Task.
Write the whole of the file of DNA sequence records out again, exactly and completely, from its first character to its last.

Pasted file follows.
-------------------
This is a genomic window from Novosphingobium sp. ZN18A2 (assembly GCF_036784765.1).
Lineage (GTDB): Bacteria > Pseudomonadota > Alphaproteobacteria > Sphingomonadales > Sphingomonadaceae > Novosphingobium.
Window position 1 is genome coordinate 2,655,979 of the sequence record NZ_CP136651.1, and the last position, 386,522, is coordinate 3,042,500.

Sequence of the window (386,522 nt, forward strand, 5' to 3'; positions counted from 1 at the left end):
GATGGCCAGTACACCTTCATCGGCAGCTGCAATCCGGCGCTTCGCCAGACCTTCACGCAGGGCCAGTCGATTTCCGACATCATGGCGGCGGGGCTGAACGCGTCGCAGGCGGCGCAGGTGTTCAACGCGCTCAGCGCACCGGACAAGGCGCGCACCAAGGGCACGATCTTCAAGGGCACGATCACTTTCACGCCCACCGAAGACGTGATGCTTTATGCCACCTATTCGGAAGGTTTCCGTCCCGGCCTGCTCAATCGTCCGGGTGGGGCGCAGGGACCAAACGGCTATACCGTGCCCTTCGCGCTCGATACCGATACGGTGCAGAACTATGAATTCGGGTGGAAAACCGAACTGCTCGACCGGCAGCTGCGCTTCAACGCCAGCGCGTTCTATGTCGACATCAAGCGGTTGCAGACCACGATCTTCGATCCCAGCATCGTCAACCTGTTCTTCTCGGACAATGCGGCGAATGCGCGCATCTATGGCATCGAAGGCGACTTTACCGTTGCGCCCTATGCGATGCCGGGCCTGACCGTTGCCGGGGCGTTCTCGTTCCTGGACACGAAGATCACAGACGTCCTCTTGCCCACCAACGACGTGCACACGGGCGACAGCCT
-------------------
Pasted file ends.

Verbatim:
This is a genomic window from Novosphingobium sp. ZN18A2 (assembly GCF_036784765.1).
Lineage (GTDB): Bacteria > Pseudomonadota > Alphaproteobacteria > Sphingomonadales > Sphingomonadaceae > Novosphingobium.
Window position 1 is genome coordinate 2,655,979 of the sequence record NZ_CP136651.1, and the last position, 386,522, is coordinate 3,042,500.

Sequence of the window (386,522 nt, forward strand, 5' to 3'; positions counted from 1 at the left end):
GATGGCCAGTACACCTTCATCGGCAGCTGCAATCCGGCGCTTCGCCAGACCTTCACGCAGGGCCAGTCGATTTCCGACATCATGGCGGCGGGGCTGAACGCGTCGCAGGCGGCGCAGGTGTTCAACGCGCTCAGCGCACCGGACAAGGCGCGCACCAAGGGCACGATCTTCAAGGGCACGATCACTTTCACGCCCACCGAAGACGTGATGCTTTATGCCACCTATTCGGAAGGTTTCCGTCCCGGCCTGCTCAATCGTCCGGGTGGGGCGCAGGGACCAAACGGCTATACCGTGCCCTTCGCGCTCGATACCGATACGGTGCAGAACTATGAATTCGGGTGGAAAACCGAACTGCTCGACCGGCAGCTGCGCTTCAACGCCAGCGCGTTCTATGTCGACATCAAGCGGTTGCAGACCACGATCTTCGATCCCAGCATCGTCAACCTGTTCTTCTCGGACAATGCGGCGAATGCGCGCATCTATGGCATCGAAGGCGACTTTACCGTTGCGCCCTATGCGATGCCGGGCCTGACCGTTGCCGGGGCGTTCTCGTTCCTGGACACGAAGATCACAGACGTCCTCTTGCCCACCAACGACGTGCACACGGGCGACAGCCT